Lower Limb Prosthesis Research

Andrea Brandt, a Ph.D. student studying biomedical engineering, helps Charles Humphries, a third-year studying mechanical engineering, remove a motor-powered lower leg prosthetic in a lab in Engineering Building III on Nov. 21. With her research, Brandt aims to improve upon the performance of lower limb prosthesis in everyday life. "There isn't as much research for prosthetic legs as there is for prosthetic arms" Humphries said when asked about his decision to participate in the research.

Many students may not think about the way their bodies move as they traverse campus everyday. When it feels perfectly natural to swing a backpack over their shoulder, walk uphill on Dan Allen Drive or to carry a finished project to class, most students don’t give these seemingly simple activities much consideration. Andrea Brandt, however, does.

As a Ph.D. student in the NC State and UNC-Chapel Hill Joint Department of Biomedical Engineering, Brandt has spent much of her time in graduate school considering these activities on behalf of amputees. Brandt conducts research on the way prostheses act in real-world situations, with knee prosthetics as the main focus of her research. Specifically, she studies the ways in which they affect the ability of the amputees to carry heavy weight.

“We know that when you put on your backpack [as an able-bodied person], your muscles automatically contract to change the stiffness in your knee,” Brandt said. “You’re changing the mechanics of your knee joint. With current prosthetics on the market, you can’t change the mechanics of the knee.”

Intact muscles will adapt to different situations where weight is carried by the owner, but prosthetics are more stubborn because of the way that they are fitted. Clinicians or prosthetists put new prosthetics on their patients and have them walk around inside the clinic, then they set control parameters based on what they observe there.

“They’ve been trained how to find gait abnormalities when they’re walking, what kind of movements are not preferable and how to minimize those by adjusting the parameters,” Brandt said. “It’s a lot of trial and error.”

These control parameters are adjusted to each patient and allow them to move around the clinic with ease, but the real world poses more of a challenge. Prosthetics cannot adapt in the same way that intact muscles can.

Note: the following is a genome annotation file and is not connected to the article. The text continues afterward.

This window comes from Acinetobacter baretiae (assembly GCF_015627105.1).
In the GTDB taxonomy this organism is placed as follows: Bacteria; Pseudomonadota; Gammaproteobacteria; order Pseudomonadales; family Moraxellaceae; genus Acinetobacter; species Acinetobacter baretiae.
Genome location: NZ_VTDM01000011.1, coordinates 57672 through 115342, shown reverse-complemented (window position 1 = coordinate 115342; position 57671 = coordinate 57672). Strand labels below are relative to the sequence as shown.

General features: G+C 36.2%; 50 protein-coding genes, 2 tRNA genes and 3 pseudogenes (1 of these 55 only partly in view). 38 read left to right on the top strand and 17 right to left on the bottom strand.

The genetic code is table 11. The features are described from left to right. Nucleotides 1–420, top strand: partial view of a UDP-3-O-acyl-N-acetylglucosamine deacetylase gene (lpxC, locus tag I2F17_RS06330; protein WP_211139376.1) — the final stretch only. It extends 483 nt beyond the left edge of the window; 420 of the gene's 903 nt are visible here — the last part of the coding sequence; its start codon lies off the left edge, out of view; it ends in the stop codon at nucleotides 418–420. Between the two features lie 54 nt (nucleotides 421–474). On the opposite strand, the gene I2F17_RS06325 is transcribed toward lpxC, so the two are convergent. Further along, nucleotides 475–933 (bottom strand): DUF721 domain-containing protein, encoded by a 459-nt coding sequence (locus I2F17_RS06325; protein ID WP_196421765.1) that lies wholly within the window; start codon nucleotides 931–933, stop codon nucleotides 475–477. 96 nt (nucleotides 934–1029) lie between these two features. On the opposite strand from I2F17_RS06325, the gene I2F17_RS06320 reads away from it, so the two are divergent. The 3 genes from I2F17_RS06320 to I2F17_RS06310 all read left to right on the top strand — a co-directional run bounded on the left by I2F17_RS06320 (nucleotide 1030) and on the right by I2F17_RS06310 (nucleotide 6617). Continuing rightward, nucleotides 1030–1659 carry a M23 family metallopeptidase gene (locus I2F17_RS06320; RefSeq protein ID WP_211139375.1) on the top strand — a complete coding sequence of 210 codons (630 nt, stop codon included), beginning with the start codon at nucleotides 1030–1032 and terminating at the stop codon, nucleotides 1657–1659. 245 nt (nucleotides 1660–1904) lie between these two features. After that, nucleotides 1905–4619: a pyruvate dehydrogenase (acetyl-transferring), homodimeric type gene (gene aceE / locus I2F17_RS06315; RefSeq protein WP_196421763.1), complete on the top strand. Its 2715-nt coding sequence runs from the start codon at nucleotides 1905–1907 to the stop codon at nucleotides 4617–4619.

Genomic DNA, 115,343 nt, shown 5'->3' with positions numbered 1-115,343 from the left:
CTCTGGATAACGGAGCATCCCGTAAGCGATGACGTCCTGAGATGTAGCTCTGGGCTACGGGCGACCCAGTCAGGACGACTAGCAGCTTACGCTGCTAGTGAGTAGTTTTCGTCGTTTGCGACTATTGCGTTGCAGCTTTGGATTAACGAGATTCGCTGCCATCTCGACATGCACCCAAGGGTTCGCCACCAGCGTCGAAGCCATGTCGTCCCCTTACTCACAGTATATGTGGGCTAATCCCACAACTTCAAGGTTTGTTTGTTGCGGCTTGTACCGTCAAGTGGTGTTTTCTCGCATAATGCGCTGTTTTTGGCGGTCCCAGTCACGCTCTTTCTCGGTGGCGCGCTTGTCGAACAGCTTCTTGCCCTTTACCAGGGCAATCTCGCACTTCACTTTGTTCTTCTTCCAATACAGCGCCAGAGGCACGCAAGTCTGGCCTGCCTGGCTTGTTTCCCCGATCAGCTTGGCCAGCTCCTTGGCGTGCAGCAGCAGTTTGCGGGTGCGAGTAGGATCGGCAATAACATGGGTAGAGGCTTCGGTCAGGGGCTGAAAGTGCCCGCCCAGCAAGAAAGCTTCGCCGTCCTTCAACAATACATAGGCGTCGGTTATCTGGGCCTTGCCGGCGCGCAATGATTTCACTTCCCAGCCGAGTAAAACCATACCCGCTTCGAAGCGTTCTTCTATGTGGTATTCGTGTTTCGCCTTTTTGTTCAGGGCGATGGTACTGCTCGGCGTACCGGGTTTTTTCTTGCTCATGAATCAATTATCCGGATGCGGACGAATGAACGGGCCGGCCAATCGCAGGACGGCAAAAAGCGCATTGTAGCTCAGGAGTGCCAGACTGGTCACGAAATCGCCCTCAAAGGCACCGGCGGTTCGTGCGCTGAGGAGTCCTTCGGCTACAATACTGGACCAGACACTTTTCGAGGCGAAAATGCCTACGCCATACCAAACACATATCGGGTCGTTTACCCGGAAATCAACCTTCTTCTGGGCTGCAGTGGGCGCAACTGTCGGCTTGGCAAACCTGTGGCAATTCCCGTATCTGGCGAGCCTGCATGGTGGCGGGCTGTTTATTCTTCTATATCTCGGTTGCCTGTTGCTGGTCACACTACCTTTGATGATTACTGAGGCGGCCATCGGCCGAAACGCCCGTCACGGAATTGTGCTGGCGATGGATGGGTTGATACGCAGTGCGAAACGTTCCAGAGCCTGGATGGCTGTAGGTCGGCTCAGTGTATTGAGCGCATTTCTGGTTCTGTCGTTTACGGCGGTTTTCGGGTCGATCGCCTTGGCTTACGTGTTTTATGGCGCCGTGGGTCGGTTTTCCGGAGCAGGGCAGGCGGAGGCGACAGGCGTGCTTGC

“The limitation that we’re seeing in this process is the parameters that are set inside the clinic are fixed,” Brandt said. “They don’t adjust when [the patients] walk outside the clinic and go about their daily life.”

The solution proposed by the researchers was powered devices which use motors that are more capable in adapting to the varied challenges of everyday life.

“There’s been other load-carriage studies,” Brandt said. “They all show that [amputees] compensate with the intact side [of the leg] because there’s nothing you can do about the prosthetic side. One of the biggest things that we do in this lab is work with powered devices. The motor provides power, and then you’re able to change the mechanics of the knee joint.”

Unfortunately, there is a lack of powered devices on the market. Brandt’s team recruited local amputees to assist in the research and test the prosthetics inside the lab.

“My prosthetist gave me info about the lab,” said Charles Humphries, a third-year studying mechanical engineering and one of the participants in the biomedical research. “I was interested because what they do in this lab is going to help amputees, so why not further the research and help to speed it up?”

Humphries says that there is not as much research done on prosthetic legs as he would like to see. He believes that, at the very least, more research needs to be done on making the prosthetics feel more like a body part and less like a piece of metal.

Brandt believes that the knee is an integral part of holistic health, and she was concerned by the discomfort she noticed in current prosthetics — a need that inspired the research.

“[The idea] came from the limitations of current devices,” Brandt said. “It’s important for balance and safety to have a good knee, a good device that you rely on.”

Brandt studied math during her undergraduate career, but she had always wanted a way to apply this learning in a way that would not just have her sitting in front of a computer. Through her biomedical research, she feels that she has found something meaningful.

 “I knew I wanted to apply my skills somehow,” Brandt said. “Seeing that we can work with the end users, the amputees that are going to be using the devices and getting their feedback was a huge motivating factor [in pursuing biomedical engineering] for me.”

Brant said she enjoys being able to help people and having applicable work where she feels like she is making a difference.

“The lab has so many different directions from the design to the control to the application,” Brandt said. “Overall, our mission statement is to improve the lives of people with disabilities, and our focus is on understanding the control mechanisms of our bodies like the central nervous system, and then developing more advanced technology to assist people with disabilities.”

Her future goals are to assist other researchers with her work. Some of her colleagues are currently working on utilizing the central nervous system in prosthetic attachment while others are focused on developing artificial intelligence for the same purpose.

As of now, those interested can get a closer look at her research in “Scientific Reports,” an online, open-source journal.